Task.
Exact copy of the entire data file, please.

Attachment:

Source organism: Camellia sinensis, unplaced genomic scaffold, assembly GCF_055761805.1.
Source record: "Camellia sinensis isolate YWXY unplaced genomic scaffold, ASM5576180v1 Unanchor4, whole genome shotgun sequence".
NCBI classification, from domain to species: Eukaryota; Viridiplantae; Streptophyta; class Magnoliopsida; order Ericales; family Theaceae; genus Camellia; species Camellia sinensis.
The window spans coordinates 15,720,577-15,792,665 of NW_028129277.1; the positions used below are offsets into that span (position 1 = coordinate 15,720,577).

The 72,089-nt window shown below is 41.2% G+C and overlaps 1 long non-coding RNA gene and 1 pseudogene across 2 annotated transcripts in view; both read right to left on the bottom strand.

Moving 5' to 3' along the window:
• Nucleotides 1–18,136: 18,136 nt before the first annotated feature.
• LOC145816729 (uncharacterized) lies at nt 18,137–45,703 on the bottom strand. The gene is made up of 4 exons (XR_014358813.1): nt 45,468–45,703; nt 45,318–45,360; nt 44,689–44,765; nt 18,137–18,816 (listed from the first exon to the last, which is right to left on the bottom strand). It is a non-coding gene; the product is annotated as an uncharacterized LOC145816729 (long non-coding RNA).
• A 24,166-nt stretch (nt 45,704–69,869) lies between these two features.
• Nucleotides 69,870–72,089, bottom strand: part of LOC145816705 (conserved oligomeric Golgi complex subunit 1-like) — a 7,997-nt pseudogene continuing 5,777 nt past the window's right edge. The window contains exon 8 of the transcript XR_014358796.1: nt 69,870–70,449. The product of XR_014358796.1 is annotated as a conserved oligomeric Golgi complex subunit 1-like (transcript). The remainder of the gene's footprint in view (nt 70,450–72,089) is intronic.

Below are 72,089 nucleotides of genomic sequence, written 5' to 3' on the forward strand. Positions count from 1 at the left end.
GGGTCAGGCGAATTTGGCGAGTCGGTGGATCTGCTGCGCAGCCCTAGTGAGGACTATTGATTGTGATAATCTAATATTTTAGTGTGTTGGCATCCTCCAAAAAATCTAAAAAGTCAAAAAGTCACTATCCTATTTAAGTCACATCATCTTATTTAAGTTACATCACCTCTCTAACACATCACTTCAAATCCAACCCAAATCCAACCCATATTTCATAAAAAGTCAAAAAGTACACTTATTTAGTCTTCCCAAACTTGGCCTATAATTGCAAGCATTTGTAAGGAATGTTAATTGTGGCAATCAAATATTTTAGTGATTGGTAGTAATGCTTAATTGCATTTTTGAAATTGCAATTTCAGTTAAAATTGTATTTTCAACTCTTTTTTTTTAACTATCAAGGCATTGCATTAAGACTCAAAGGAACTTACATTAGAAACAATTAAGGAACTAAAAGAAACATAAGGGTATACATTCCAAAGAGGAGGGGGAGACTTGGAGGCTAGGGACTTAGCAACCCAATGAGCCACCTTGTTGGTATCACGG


Source organism: Camellia sinensis, unplaced genomic scaffold, assembly GCF_055761805.1.
Source record: "Camellia sinensis isolate YWXY unplaced genomic scaffold, ASM5576180v1 Unanchor4, whole genome shotgun sequence".
NCBI classification, from domain to species: Eukaryota; Viridiplantae; Streptophyta; class Magnoliopsida; order Ericales; family Theaceae; genus Camellia; species Camellia sinensis.
The window spans coordinates 15,720,577-15,792,665 of NW_028129277.1; the positions used below are offsets into that span (position 1 = coordinate 15,720,577).

The 72,089-nt window shown below is 41.2% G+C and overlaps 1 long non-coding RNA gene and 1 pseudogene across 2 annotated transcripts in view; both read right to left on the bottom strand.

Moving 5' to 3' along the window:
• Nucleotides 1–18,136: 18,136 nt before the first annotated feature.
• LOC145816729 (uncharacterized) lies at nt 18,137–45,703 on the bottom strand. The gene is made up of 4 exons (XR_014358813.1): nt 45,468–45,703; nt 45,318–45,360; nt 44,689–44,765; nt 18,137–18,816 (listed from the first exon to the last, which is right to left on the bottom strand). It is a non-coding gene; the product is annotated as an uncharacterized LOC145816729 (long non-coding RNA).
• A 24,166-nt stretch (nt 45,704–69,869) lies between these two features.
• Nucleotides 69,870–72,089, bottom strand: part of LOC145816705 (conserved oligomeric Golgi complex subunit 1-like) — a 7,997-nt pseudogene continuing 5,777 nt past the window's right edge. The window contains exon 8 of the transcript XR_014358796.1: nt 69,870–70,449. The product of XR_014358796.1 is annotated as a conserved oligomeric Golgi complex subunit 1-like (transcript). The remainder of the gene's footprint in view (nt 70,450–72,089) is intronic.

Below are 72,089 nucleotides of genomic sequence, written 5' to 3' on the forward strand. Positions count from 1 at the left end.
GGGTCAGGCGAATTTGGCGAGTCGGTGGATCTGCTGCGCAGCCCTAGTGAGGACTATTGATTGTGATAATCTAATATTTTAGTGTGTTGGCATCCTCCAAAAAATCTAAAAAGTCAAAAAGTCACTATCCTATTTAAGTCACATCATCTTATTTAAGTTACATCACCTCTCTAACACATCACTTCAAATCCAACCCAAATCCAACCCATATTTCATAAAAAGTCAAAAAGTACACTTATTTAGTCTTCCCAAACTTGGCCTATAATTGCAAGCATTTGTAAGGAATGTTAATTGTGGCAATCAAATATTTTAGTGATTGGTAGTAATGCTTAATTGCATTTTTGAAATTGCAATTTCAGTTAAAATTGTATTTTCAACTCTTTTTTTTTAACTATCAAGGCATTGCATTAAGACTCAAAGGAACTTACATTAGAAACAATTAAGGAACTAAAAGAAACATAAGGGTATACATTCCAAAGAGGAGGGGGAGACTTGGAGGCTAGGGACTTAGCAACCCAATGAGCCACCTTGTTGGTATCACGG